BILL EWING COLLECTION
No. 10861. Renard R.31 Belgian Air Force
Photograph from Musée de l'Air

Renard R.31

10/31/2011. Remarks by Johan Visschedijk: "From the earliest years of military aviation the army has demanded the support of aircraft capable of performing such mundane tasks as short-range frontline reconnaissance, artillery spotting, supply-dropping, liaison and communications, and the collecting of field dispatches on message hooks. These functions had invariably been fulfilled by adaptations of obsolescent aircraft, but during the early 'thirties, a trend developed towards the design of more specialized aircraft for such roles, a trend which was to reach its ultimate in the Westland Lysander.

A prerequisite in the design of such aircraft was a high-mounted wing in order to provide an adequately unobstructed downward view for the crew members, and reasonable short-field characteristics were desirable, but high performance and long endurance were considered unnecessary. A typical product of such thinking was the R.31 which, destined to be the sole aircraft of Belgian design and construction to see operational service during the eighteen days in which Belgian forces resisted the German invasion of their country, was designed by Alfred Renard of Constructions Aéronautiques G. Renard of Evère, near Brussels.

Designed to meet a requirement for a tactical reconnaissance and army co-operation aircraft for Belgium's Aéronautique Militaire, and flown for the first time at Evère on October 16, 1932, the R.31 was a parasol monoplane of metal construction with a Rolls-Royce Kestrel II.S twelve-cylinder liquid-cooled engine rated at 525 hp for takeoff and 480 hp at 11,811 ft (3,600 m).

The wing was a conventional two-spar arrangement with diagonal cross bracing in the form of a Warren truss, built in two sections, joined at the centre-line, and carried above the fuselage by faired vertical struts from the fuselage mainframes, and a single inclined V-strut on each side from the undercarriage fairing to mid span.

The leading edges were covered by duralumin sheet and the remainder by fabric. The rectangular-section fuselage, which was faired to an oval, was covered forward by detachable light metal panels which also covered the upper and lower decking aft, the remainder being fabric covered. Apart from automatic slots along the inner halves of the wing leading edges, the R.31 had no high-lift devices, although the long-span ailerons also served as flaps.

In March 1934, an order for 28 machines was placed on behalf of the Aéronautique Militaire, and of these six were to be produced by the parent company and the remaining 22 by the Société Anonyme Beige de Constructions Aéronautiques (SABCA). The production R.31 differed little from the prototype, apart from the deletion of the Scarff ring gun mounting in the observer's cockpit, and the first aircraft were completed late in 1934, the second production aircraft being fitted with a 580 hp Lorraine Petrel twelve-cylinder liquid-cooled engine for comparison purposes, although this was later replaced by the standard Kestrel II.S.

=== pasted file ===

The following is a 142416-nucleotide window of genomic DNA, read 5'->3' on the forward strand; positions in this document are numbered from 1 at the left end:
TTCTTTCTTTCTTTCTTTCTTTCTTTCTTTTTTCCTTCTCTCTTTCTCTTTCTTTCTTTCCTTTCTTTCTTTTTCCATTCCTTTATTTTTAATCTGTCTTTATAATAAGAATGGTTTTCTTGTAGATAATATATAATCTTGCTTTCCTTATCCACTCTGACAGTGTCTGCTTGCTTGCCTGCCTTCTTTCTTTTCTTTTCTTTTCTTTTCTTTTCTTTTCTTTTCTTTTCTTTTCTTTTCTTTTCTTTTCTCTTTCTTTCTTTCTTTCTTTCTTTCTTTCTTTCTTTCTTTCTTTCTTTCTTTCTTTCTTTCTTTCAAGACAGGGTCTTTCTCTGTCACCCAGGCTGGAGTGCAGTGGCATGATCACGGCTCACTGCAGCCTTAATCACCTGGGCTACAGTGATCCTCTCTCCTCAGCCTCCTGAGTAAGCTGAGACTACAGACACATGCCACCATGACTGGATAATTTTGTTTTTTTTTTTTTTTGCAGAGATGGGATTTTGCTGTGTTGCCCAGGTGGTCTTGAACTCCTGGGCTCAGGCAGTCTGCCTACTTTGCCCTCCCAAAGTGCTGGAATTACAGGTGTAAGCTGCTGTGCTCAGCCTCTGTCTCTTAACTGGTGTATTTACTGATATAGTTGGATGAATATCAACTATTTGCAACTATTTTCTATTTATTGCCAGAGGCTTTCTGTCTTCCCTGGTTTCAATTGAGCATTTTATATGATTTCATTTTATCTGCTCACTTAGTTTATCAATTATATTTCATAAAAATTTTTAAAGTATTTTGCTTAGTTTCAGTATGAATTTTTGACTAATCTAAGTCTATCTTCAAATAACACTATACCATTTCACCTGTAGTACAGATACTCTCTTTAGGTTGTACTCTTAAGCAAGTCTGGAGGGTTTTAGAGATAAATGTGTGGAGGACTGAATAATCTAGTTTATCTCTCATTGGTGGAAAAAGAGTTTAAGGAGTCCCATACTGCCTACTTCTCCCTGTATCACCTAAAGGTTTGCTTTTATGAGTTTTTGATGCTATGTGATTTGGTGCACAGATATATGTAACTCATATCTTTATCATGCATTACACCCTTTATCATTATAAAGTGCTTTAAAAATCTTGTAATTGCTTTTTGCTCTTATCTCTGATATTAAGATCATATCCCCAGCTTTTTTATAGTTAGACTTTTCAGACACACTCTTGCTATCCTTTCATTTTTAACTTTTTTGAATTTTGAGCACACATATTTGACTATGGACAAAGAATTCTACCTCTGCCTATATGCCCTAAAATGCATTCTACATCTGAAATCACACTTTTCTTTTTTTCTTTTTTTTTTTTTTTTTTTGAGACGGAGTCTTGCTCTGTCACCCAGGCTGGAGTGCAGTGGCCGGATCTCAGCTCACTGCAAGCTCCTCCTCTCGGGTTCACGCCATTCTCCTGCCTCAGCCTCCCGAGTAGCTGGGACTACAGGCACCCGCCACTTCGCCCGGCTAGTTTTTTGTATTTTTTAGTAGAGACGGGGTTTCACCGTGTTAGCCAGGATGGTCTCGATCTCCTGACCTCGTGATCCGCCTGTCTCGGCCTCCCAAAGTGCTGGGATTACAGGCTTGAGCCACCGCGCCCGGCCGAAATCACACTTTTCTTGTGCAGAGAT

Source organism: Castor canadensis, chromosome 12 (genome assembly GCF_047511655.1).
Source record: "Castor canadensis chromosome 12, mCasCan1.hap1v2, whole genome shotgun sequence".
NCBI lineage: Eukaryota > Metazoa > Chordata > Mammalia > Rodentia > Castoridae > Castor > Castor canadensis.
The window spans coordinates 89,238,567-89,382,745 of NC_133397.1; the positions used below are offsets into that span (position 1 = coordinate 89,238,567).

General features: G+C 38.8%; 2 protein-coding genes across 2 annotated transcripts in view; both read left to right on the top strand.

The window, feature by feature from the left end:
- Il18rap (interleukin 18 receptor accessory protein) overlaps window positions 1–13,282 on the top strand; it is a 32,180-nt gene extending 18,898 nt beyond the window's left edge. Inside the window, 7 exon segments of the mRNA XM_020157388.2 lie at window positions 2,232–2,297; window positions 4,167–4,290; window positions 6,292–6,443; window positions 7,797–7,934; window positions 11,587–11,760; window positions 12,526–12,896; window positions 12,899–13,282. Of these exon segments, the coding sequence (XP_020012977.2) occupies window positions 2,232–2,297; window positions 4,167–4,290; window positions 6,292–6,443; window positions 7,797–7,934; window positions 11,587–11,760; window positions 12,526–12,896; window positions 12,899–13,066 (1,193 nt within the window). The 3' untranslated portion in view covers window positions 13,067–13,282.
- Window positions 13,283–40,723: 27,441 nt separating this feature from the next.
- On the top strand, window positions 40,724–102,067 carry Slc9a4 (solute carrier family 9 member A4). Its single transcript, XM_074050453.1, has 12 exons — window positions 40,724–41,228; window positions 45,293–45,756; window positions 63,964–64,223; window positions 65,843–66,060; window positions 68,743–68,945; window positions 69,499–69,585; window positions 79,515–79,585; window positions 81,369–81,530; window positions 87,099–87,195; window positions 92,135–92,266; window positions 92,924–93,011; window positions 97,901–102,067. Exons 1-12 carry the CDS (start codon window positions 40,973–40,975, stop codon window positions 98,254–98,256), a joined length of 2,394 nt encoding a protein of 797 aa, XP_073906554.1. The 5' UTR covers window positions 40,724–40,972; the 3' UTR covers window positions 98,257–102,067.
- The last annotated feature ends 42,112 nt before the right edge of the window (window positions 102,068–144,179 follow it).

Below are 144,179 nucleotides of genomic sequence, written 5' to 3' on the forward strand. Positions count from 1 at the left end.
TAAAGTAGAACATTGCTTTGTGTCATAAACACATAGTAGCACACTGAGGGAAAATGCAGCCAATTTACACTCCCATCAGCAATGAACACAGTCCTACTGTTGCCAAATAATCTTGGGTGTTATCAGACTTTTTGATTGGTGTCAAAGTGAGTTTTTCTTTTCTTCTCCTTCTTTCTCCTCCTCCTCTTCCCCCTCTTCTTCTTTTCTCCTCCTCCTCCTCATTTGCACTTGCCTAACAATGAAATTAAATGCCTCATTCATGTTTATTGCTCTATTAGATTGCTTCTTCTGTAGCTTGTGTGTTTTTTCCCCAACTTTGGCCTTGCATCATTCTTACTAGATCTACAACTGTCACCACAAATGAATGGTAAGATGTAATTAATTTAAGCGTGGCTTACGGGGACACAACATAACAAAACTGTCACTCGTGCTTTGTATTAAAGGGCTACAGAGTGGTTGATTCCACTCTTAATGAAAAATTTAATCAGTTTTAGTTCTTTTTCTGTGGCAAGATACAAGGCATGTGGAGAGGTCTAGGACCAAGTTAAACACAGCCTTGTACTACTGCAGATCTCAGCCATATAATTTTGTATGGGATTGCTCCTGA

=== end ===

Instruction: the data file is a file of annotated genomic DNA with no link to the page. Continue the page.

During the course of 1935, the tenth production R.31 was modified by the fitting of a long "glasshouse" from the wing leading edge to the observer's cockpit, an extended vertical fin, and a Gnome-Rhone 14Krsd fourteen-cylinder radial air-cooled engine offering 1,065 hp for takeoff and 815 hp at 7,152 ft (2,180 m). With these modifications the aircraft was redesignated R.32. The Gnome-Rhone radial was then supplanted by an Hispano-Suiza 12Ydrs twelve-cylinder liquid-cooled engine of 830 hp for takeoff and 860 hp at 10,663 ft (3,250), but the R.32 did not display sufficient improvement over the R.31 to warrant a production order, and soon reverted to standard configuration.

In August 1935, a further six R.31s were ordered from Renard, and the first deliveries to the Aéronautique Militaire were made in the following December. The R.31 did not prove a popular aircraft with Aéronautique Militaire pilots. It was by no means an easy aircraft for a novice to fly. It was unforgiving and prone to developing a flat spin, and the pilots notes forbade all aerobatics. Provision was made for mounting one 0.30 in (7.62 mm) Vickers machinegun in a blister fairing on each side of the fuselage, but most production aircraft mounted only one gun on the starboard fuselage side, plus a 0.30 in (7.62 mm) Vickers "K" gun on a flexible mounting in the observer's cockpit.

The R.31s were issued to the 9e Escadrille "Sioux Bleu" (9/V/1) of the Ve Groupe of the 1er Régiment and the 11e Escadrille "Sioux Rouge" (11/V/1) of the VIe Groupe of the 1er Régiment, both of which units were based at Bierset, just west of Liège. All the R.31s escaped destruction on the ground by the Luftwaffe during the first attack on Bierset on May 10, 1940, but several aircraft that were undergoing overhaul or repair and could not be made airworthy quickly had to be left behind when the base was evacuated.

During the following seventeen days, the R.31s of the 9e and l1e Escadrilles flew 41 operational reconnaissance missions in support of the Allied forces, but the number of airworthy aircraft diminished rapidly as the units retreated from base to base, and the final mission, which was also destined to be the last mission flown by an aircraft of Belgium's Aéronautique Militiare during the German invasion of Belgium was flown in the late afternoon of May 27 from Steene, in the vicinity of Ostend.

Created October 31, 2011